IMDb > Night Flight (1933)
Night Flight
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Night Flight (1933) More at IMDbPro »

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Overview

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6.4/10   316 votes »
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Release Date:
6 October 1933 (USA) See more »
Genre:
Plot:
Polio breaks out in Rio de Janeiro, the serum is in Santiago and there's only one way to get the medicine where it's desperately needed: flown in by daring pilots who risk the treacherous weather and forbidding peaks of the Andes. | Add synopsis »
NewsDesk:
(6 articles)
TCM Schedule: Lionel Barrymore Movies Including Night Flight Premiere
 (From Alt Film Guide. 10 August 2012, 1:32 AM, PDT)

"Kiss Me Deadly" and More DVDs
 (From MUBI. 21 June 2011, 1:34 PM, PDT)

DVD: DVD: Night Flight
 (From The AV Club. 7 June 2011, 10:00 PM, PDT)

User Reviews:
A must see for vintage aviation enthusiasts. See more (21 total) »

Cast

  (in credits order)

John Barrymore ... Riviere

Helen Hayes ... Simone Fabian

Clark Gable ... Jules Fabian

Lionel Barrymore ... Insp. Robineau

Robert Montgomery ... Auguste Pellerin

Myrna Loy ... Wife of Brazilian Pilot
William Gargan ... Brazilian Pilot
C. Henry Gordon ... Daudet
Leslie Fenton ... Jules' Radio Operator / Co-Pilot
Harry Beresford ... Pierre Roblet
Frank Conroy ... Radio Operator
Dorothy Burgess ... Pellerin's Girlfriend

Irving Pichel ... Dr. Decosta

Helen Jerome Eddy ... Worried Mother
Buster Phelps ... Sick Child
Ralf Harolde ... Pilot
Marcia Ralston ... Nightclub Vamp
rest of cast listed alphabetically:
Maurice Black ... Nightclub Manager (uncredited)
Ed Brady ... Radio Operator on Telephone (uncredited)
Sidney D'Albrook ... Airport Office Employee (uncredited)
Claire Du Brey ... Santiago Nurse (uncredited)
Sherry Hall ... Airport Office Employee (uncredited)
Otto Hoffman ... Airport Office Clerk (uncredited)

George Irving ... Santiago Doctor (uncredited)
Wallace MacDonald ... Mechanic (uncredited)
Michael Mark ... Airport Office Employee (uncredited)
Francis McDonald ... Radioman (uncredited)
Louis Natheaux ... Radioman (uncredited)
Inez Palange ... Simone's Maid (uncredited)
Edward Peil Sr. ... Airport Office Employee (uncredited)
Evelyn Selbie ... Mother in Window (uncredited)
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Directed by
Clarence Brown 
 
Writing credits
Antoine de Saint-Exupéry (novel "Vol de nuit")

Oliver H.P. Garrett  screenplay

Produced by
Clarence Brown .... producer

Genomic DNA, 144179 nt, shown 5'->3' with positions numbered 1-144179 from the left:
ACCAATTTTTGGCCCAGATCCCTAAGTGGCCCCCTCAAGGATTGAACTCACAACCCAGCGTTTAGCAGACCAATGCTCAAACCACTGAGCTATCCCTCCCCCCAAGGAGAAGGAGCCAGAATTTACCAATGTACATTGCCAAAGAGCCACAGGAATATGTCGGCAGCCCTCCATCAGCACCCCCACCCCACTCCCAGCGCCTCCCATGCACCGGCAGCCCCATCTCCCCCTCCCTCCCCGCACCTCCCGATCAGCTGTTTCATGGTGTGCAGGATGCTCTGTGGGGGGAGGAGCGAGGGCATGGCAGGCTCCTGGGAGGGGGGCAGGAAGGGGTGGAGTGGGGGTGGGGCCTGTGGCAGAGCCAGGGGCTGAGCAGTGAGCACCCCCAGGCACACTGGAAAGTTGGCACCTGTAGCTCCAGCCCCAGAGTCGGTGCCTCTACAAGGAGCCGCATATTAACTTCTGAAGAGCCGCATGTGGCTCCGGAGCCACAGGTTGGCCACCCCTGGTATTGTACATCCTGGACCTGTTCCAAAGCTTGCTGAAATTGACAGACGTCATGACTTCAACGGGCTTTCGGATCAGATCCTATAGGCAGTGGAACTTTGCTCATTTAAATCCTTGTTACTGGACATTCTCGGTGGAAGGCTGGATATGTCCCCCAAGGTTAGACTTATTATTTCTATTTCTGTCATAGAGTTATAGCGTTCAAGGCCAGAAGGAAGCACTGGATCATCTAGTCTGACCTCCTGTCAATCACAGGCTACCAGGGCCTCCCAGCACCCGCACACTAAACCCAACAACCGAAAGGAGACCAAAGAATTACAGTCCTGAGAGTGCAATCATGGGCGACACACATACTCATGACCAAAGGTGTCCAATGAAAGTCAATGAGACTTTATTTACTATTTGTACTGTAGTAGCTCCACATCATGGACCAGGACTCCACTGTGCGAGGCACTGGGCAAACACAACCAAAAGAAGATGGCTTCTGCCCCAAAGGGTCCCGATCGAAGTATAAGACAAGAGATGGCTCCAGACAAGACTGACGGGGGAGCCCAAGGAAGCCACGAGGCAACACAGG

David O. Selznick .... executive producer
 
Original Music by
Herbert Stothart 
 
Cinematography by
Oliver T. Marsh 
 
Film Editing by
Hal C. Kern 
 
Art Direction by
Alexander Toluboff 
Cedric Gibbons (uncredited)
 
Second Unit Director or Assistant Director
Charles Dorian .... assistant director (uncredited)
 
Art Department
Hobe Erwin .... interior decorator
 
Sound Department
Douglas Shearer .... recording director
Robert Shirley .... sound recordist (uncredited)
 
Special Effects by
A. Arnold Gillespie .... special effects (uncredited)
 
Stunts
Paul Mantz .... stunt pilot (uncredited)
Evan Unger .... stunts (uncredited)
 
Camera and Electrical Department
Elmer Dyer .... aerial photography
Charles A. Marshall .... aerial photography (as Charles Marshall)
Eddie Fitzgerald .... second camera operator (uncredited)
Kyme Meade .... assistant camera (uncredited)
Cliff Shirpser .... assistant camera (uncredited)
 
Music Department
Oscar Radin .... conductor
Charles Maxwell .... orchestrator (uncredited)
 

Production CompaniesDistributors
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Additional Details

Also Known As:
Runtime:
84 min
Country:
Language:
Aspect Ratio:
1.37 : 1 See more »
Sound Mix:
Mono (Western Electric Sound System)
Filming Locations:

Did You Know?

Trivia:
Three scenes show radio operators sending Morse Code. One code key looked like a J-38 single key and two were a two paddle key made by the Vibroplex Company which is still in business. The Vibroplex is also known as a Bug because of the bug logo on the key.See more »
Movie Connections:
Soundtrack:
How Dry I AmSee more »

FAQ

This FAQ is empty. Add the first question.
38 out of 40 people found the following review useful.
A must see for vintage aviation enthusiasts., 13 March 2003
Author: max von meyerling from New York